Dark matter is without a doubt one of the most mysterious things out there in the Cosmos, and scientists are only beginning to understand it. It makes up 85% of all the total matter of the Universe, and scientists also believe that it plays a major role in the total energy density of our nature.
Thus, you would expect dark matter to be found pretty much anywhere in the Universe. Yet again, astronomers are finding whole galaxies that lack the mysterious form of matter.
19 more added to the list
Astronomers recently found not one, not two, not three, but an outstanding number of 19 other galaxies that do not have any dark matter in their composition. Qi Guo from the Chinese Academy of Science and her team of researchers found the galaxies while they have been exploring the nature of 324 dwarf galaxies. They used data from the Arecibo Observatory in Puerto Rico and also from the Sloan Digital Sky Survey.
Instead of dark matter, the newfound galaxies are composed of the usual type of matter that we are all familiar with – the one made of protons, neutrons, and electrons.
Lead author Qi Guo of the stated:
This result is very hard to explain using the standard galaxy formation model, and thus encourages people to revisit the nature of dark matter.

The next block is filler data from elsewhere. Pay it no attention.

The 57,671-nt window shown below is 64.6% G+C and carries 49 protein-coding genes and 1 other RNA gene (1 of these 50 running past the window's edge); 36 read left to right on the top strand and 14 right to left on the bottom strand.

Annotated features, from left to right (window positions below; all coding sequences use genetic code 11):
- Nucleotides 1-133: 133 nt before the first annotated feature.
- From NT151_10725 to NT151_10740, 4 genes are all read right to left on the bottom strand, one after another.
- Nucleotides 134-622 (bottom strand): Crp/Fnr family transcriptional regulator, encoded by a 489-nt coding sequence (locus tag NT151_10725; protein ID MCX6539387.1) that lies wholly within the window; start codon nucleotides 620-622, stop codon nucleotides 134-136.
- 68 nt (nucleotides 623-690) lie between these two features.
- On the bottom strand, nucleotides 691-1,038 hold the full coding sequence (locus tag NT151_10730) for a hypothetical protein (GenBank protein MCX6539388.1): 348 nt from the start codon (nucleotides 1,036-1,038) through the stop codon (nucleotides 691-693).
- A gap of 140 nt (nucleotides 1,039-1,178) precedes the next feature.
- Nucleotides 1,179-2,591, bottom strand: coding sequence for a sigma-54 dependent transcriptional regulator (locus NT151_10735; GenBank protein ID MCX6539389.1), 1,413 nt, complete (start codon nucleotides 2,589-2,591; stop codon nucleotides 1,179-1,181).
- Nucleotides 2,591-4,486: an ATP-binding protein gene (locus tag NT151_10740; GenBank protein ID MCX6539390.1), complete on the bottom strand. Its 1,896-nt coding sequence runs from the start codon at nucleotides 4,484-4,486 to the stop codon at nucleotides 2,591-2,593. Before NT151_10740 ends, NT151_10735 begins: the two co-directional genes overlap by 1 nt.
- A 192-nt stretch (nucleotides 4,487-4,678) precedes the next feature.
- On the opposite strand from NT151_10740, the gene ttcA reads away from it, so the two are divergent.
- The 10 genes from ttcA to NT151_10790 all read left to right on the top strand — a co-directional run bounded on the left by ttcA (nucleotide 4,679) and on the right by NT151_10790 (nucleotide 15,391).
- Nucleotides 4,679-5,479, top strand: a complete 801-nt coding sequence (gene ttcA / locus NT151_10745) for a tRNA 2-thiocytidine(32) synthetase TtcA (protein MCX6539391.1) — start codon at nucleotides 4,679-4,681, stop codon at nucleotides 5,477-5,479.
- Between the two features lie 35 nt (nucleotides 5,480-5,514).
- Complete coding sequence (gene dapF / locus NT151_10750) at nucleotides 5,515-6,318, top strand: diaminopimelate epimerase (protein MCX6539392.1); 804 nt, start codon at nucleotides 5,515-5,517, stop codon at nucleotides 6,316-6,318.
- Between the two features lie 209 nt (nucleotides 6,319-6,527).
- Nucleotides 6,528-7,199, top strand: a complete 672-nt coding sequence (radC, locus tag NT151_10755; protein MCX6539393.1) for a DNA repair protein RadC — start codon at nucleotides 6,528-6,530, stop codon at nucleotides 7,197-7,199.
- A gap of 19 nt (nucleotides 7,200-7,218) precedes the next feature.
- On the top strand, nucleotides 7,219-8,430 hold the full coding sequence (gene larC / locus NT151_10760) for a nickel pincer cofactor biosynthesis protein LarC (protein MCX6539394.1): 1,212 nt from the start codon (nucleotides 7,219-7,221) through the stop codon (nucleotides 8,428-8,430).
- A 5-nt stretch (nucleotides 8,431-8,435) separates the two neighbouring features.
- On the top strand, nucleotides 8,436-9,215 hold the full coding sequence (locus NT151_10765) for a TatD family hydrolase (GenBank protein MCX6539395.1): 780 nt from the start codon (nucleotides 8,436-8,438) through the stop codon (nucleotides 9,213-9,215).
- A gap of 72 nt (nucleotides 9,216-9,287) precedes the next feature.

van Dokkum, a professor and chair of the Astronomy Department at Yale University, confirmed for us in a press release that scientists initially thought that any galaxy contains dark matter. Also, they thought that any galaxy begins to form with the direct help of dark matter.
Therefore, you can imagine how stunned the scientific community was when they found out that a galaxy without dark matter in its composition can actually exist.
Mr. van Dokkum continues by saying:
This invisible, mysterious substance is the most dominant aspect of any galaxy. So finding a galaxy without it is unexpected. It challenges the standard ideas of how we think galaxies work, and it shows that dark matter is real: it has its own separate existence apart from other components of galaxies.
The new outcome has been published on November 26 in Nature Astronomy.